100 Years After Devastating Flood, Its Effects Are Still Visible In San Antonio

A new book tracks both the racist policies that affected recovery and how the city’s West Side showed its resilience.

By Jill Ament & Laura RiceSeptember 9, 2021 2:02 pm, , ,

100 years ago to the day, a tropical depression stalled just north of San Antonio, pouring rain into the city’s creeks and rivers. The city’s predominantly Latino West Side was destroyed by floodwaters. Eighty people were killed.

The recovery opened up a decades-long saga of housing discrimination, environmental racism and classism.

Char Miller began asking questions about the flood’s ongoing repercussions when he lived in San Antonio near the Olmos Dam. He’s now a professor of environmental analysis at Pomona College in Los Angeles and author of the new book West Side Rising: How San Antonio’s 1921 Flood Devastated a City and Sparked a Latino Environmental Justice Movement.

Miller says almost immediately after the 1921 flood, a narrative beyond just the devastation that it caused on the predominately Latino West Side began to emerge.

“By about three days in, the English language newspapers have shifted the narrative to say, ‘yes, that’s bad. And in fact, horrible. But the real thing that we need to focus on is protecting the urban economy in the downtown core,’” Miller said.

He says the city prioritized that narrative and decided to use public money to build the Olmos Dam.

“And although they gestured towards resolving the West Side’s flooding issues, which had flooded periodically for decades, in effect, they paid very little attention to it,” Miller said.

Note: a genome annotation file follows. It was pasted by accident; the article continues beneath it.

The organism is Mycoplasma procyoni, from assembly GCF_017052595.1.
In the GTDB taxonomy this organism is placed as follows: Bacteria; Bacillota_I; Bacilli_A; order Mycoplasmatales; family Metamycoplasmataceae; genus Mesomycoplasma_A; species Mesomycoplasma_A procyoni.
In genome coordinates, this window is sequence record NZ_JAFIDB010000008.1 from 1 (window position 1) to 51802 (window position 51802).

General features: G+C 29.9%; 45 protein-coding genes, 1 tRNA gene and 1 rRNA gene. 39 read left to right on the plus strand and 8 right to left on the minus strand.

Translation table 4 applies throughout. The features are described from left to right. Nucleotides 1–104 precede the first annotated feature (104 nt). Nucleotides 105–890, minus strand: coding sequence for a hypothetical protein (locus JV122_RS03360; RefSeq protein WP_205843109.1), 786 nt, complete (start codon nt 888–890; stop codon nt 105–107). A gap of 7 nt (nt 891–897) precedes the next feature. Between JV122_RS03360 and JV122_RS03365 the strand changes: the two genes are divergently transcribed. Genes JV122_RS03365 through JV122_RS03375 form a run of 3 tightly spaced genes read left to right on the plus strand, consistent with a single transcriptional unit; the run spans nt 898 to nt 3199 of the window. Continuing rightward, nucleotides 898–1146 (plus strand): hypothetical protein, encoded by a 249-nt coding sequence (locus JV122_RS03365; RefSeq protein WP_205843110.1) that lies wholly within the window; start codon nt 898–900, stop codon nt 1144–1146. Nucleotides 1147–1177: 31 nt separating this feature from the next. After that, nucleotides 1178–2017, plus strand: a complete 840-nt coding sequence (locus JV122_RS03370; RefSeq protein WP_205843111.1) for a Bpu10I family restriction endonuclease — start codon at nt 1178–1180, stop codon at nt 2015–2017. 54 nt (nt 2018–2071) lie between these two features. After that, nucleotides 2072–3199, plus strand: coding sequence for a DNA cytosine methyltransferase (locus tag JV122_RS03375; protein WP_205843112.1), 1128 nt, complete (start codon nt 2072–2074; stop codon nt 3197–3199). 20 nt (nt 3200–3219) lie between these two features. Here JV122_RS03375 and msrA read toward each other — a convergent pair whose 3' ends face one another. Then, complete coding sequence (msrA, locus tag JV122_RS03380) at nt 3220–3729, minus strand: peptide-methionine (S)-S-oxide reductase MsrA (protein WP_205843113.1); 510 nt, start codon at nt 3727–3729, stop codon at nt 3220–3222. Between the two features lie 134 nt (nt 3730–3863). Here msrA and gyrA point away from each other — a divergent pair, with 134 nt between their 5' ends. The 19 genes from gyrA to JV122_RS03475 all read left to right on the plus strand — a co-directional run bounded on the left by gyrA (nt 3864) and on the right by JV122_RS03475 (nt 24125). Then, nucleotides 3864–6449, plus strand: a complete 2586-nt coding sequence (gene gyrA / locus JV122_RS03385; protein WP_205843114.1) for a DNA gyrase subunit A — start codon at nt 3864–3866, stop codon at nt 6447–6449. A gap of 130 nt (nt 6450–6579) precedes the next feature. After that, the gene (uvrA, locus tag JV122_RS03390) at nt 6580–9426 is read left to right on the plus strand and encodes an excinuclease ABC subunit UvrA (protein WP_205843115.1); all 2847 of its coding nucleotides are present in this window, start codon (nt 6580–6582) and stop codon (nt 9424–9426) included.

LISTEN: The First Of A Two-Part Fronteras Interview With Char Miller

He says it took 50 years for things to begin to really change. When Henry B. González was elected to Congress, he began to pour money into San Antonio to create better infrastructure against floods. The other thing that happened was the community reaction to yet another flood in 1974.

“The organization known as COPS – Communities Organized for Public Services – emerged as one of the most powerful grassroots movements, I would argue, in the United States,” Miller said. “And within 10 years, they secured $500 million to build new flood infrastructure, restore roadways, get better schools, build better housing. I mean, it’s an astonishing about face. It took 50 years, to be sure, but it tells us a lot about community-based grassroots organizing led often, as it is in this case, by women.”

Though these efforts were fierce, Miller says the effects of the initial reaction by the city of San Antonio to the 1921 flood are still visible today. The suburbs of Olmos Park, Alamo Heights and Terrell Hills were all incorporated after the flood.

“So the flood, in effect, created this microcosm for those of wealth outside the city who took their taxpayer dollars with them,” Miller said.

He says another reflection is in the skyscrapers built downtown between 1921 and the early 1930s.

“You see ramified these big buildings that were reflections of outside and internal capital that decided that once they protected the downtown, now you could build these things and then walk less than a mile away to the west and you will see the economic disparities that today are as great as they were in the 1920s,” Miller said.

Still, Miller says, this is also a story of the West Side’s resilience – even beyond COPS.

“The city, with federal funding as well, has helped regreen the very creeks that destroyed so many people back in the 1920s,” Miller said. “And so there’s now 60 miles of pathways, linear parks that run along the creeks in San Antonio. And what that’s produced is a community that utilizes those creeks in ways that you were threatened by those creeks back in the day. And that, to me, is also a huge pivot.”

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